Words by Anna Gronewold
Photos by Andrew Dickinson
Crossing into a new country is as easy as five steps and avoiding about eight casual checkpoints. For all the concern about illegal immigration from Haiti to the Dominican Republic, the actual divide changes as quickly as the laws surrounding it.
La Linea, or “The Line,” is a 60+ km stretch of road that divides the Dominican Republic and Haiti. The road itself, blotted with potholes, puddles and donkeys is nobody’s land. “Una linea no existe,” Lilian, one of our translators, told me.
“The actual line doesn’t exist.”
The two countries, squeezed together on a single island, somehow sit apart. To the east of La Linea, mountains rise, lush and green; to the west the same dusty mountains shrink, barren from deforestation. To the east, the promise of a better life; to the west, slow and fruitless cultivation of land that is mostly rock.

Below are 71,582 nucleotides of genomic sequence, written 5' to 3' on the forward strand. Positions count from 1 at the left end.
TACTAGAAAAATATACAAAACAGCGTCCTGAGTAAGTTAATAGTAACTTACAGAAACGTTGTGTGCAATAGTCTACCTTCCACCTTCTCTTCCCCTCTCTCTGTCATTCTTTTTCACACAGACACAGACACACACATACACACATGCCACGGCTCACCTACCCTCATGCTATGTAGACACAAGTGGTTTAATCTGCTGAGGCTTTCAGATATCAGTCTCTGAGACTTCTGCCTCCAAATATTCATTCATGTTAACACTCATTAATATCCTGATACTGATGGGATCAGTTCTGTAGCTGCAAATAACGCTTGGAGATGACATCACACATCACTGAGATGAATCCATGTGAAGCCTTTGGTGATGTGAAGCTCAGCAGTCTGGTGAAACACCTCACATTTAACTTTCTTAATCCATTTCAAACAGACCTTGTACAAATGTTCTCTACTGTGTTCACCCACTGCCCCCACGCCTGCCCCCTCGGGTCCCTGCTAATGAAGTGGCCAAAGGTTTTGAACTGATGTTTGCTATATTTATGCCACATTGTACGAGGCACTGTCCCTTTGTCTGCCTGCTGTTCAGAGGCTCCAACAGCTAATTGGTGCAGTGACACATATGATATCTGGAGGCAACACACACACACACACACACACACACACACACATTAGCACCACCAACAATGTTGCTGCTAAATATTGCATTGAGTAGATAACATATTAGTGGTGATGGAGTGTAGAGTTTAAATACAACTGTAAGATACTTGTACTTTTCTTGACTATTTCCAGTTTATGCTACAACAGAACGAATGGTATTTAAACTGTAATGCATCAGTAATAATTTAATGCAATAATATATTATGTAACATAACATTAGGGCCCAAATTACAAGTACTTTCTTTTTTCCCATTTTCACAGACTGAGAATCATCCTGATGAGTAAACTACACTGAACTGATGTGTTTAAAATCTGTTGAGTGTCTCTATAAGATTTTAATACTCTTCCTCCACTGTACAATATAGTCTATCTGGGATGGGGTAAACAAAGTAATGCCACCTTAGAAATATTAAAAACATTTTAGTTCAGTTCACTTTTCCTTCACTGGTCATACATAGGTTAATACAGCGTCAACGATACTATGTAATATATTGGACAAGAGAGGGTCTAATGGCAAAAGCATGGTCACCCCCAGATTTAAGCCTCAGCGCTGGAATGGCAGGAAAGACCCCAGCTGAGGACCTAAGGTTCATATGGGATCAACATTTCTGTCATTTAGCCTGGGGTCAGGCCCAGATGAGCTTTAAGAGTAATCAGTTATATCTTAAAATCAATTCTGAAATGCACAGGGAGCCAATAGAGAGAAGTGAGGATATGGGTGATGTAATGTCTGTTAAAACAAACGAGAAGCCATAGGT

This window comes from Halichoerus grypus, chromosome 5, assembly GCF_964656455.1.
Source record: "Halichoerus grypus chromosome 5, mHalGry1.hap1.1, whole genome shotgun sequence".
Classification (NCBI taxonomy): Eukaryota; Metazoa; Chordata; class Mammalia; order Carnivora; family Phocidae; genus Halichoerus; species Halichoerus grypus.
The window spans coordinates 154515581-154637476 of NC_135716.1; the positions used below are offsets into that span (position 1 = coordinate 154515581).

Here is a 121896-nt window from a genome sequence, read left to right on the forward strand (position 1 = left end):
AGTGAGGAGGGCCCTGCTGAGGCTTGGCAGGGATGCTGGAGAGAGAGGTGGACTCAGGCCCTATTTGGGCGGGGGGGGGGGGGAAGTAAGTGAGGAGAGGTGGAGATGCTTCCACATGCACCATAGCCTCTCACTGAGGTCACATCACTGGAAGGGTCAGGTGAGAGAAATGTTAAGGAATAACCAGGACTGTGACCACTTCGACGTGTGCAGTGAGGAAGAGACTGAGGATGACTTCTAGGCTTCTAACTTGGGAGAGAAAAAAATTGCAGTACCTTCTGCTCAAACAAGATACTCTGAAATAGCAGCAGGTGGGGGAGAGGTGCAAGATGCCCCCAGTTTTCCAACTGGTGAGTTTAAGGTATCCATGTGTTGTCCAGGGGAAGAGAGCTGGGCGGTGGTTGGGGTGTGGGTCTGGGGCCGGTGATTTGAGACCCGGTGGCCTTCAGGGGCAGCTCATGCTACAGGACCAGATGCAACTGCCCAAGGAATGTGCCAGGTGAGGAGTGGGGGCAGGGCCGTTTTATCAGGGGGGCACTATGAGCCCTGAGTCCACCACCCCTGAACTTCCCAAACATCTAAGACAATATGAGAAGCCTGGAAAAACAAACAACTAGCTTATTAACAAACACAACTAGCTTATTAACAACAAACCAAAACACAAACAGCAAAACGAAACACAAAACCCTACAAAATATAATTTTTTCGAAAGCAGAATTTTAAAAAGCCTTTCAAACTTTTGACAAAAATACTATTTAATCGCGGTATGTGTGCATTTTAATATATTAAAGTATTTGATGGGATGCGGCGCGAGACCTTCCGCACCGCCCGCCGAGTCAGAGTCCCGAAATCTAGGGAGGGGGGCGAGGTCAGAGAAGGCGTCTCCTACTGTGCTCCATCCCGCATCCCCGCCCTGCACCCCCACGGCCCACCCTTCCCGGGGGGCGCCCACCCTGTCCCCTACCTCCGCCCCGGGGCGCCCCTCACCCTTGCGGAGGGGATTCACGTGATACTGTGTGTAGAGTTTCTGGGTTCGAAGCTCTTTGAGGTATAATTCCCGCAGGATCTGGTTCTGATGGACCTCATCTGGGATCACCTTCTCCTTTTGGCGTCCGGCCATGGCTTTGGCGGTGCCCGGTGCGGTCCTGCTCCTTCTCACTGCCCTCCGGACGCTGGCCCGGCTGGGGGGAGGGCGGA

We visited Fanilia Gerneus, a 54-year-old woman who lives in the Haitian border town Los Cacaos. Her husband and five sons slung mud on the sides of their 12-square-meter house while dozens of grandchildren and neighbors watched.
Fanilia said life is better in in Los Cacaos than in the mountains where she used to live in isolation. But finding food is difficult. Rain is so rare.
Even with two daughters in Santo Domingo and rumors of a better life just across La Linea, Fanilia won’t leave Haiti.
“I am proud to be Haitian,” she said, trying to avoid Andrew’s instruction to ignore the camera. “If you are from here, you are from here.”